Are you safe at the dentist?

The news out of Oklahoma a few months ago  was beyond disturbing – it was shocking. More than 50 patients of a Tulsa dentist contracted serious illnesses because of unsterile practices at his dental office.

News reports revealed that, among other things, the Tulsa dentist apparently reused the same needles on different patients and used bleach instead of proper sterilizing methods for his dental tools.

Since then, media across the country have found and reported on patient complaints about sterilization.  This attention reminds us that:

1.)    Cases such as the Oklahoma dentist are extremely rare

2.)    Patients have every right to ask questions about dental practices

In our office, we’re happy to give interested patients a tour of our sterilization room, which includes:

  • A “dirty side” for recently used equipment and a “clean side” for sterilized equipment
  • An ultrasonic cleaner, which cleans by using ultrasound waves passed through a liquid cleaning solution.
  • The steam autoclave, which sterilizes the instruments with high pressure saturated steam at nearly 250 degrees.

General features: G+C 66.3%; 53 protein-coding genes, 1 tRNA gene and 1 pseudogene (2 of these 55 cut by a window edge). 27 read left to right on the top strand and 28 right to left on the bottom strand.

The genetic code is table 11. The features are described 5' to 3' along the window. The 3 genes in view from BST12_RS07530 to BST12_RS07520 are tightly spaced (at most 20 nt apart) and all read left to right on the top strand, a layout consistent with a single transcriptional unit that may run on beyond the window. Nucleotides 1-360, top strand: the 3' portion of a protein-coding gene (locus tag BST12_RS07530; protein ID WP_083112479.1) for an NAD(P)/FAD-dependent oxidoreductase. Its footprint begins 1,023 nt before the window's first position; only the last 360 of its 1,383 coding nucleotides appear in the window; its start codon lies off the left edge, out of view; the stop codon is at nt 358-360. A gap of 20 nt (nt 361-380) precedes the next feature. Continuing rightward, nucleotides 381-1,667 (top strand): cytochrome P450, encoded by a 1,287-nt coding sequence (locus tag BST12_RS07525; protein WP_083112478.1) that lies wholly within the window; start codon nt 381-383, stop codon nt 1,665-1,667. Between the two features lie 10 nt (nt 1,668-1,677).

• Sterilized equipment waiting inside sterile bags for me or my staff to use while wearing medical gloves.

After each patient appointment, all metal instruments are sterilized.  And everything that is plastic, paper or gauze is thrown away.  This includes everything from the paper “bib” around your neck to the plastic suction tube your hygienist uses during a cleaning.

Also between patient visits, every chair, countertop, light and so on is disinfected with antibacterial wipes. Even the keyboard on my computer has a plastic covering that is replaced each time!

All of these are standard procedures to keep dental patients healthy and safe.  I’ve been a dentist for 30 year now and believe that the vast majority of dentists follow these practices.

Still, just as medical patients have become empowered to ask questions in a doctor’s office or at the hospital, dental patients should ask any questions they have.

If you have a concern, voice it.  Don’t feel odd about saying, “I’m concerned about sterilization.  What do you do in your office?”

You have every right to ask the question – and to get an answer that satisfies you.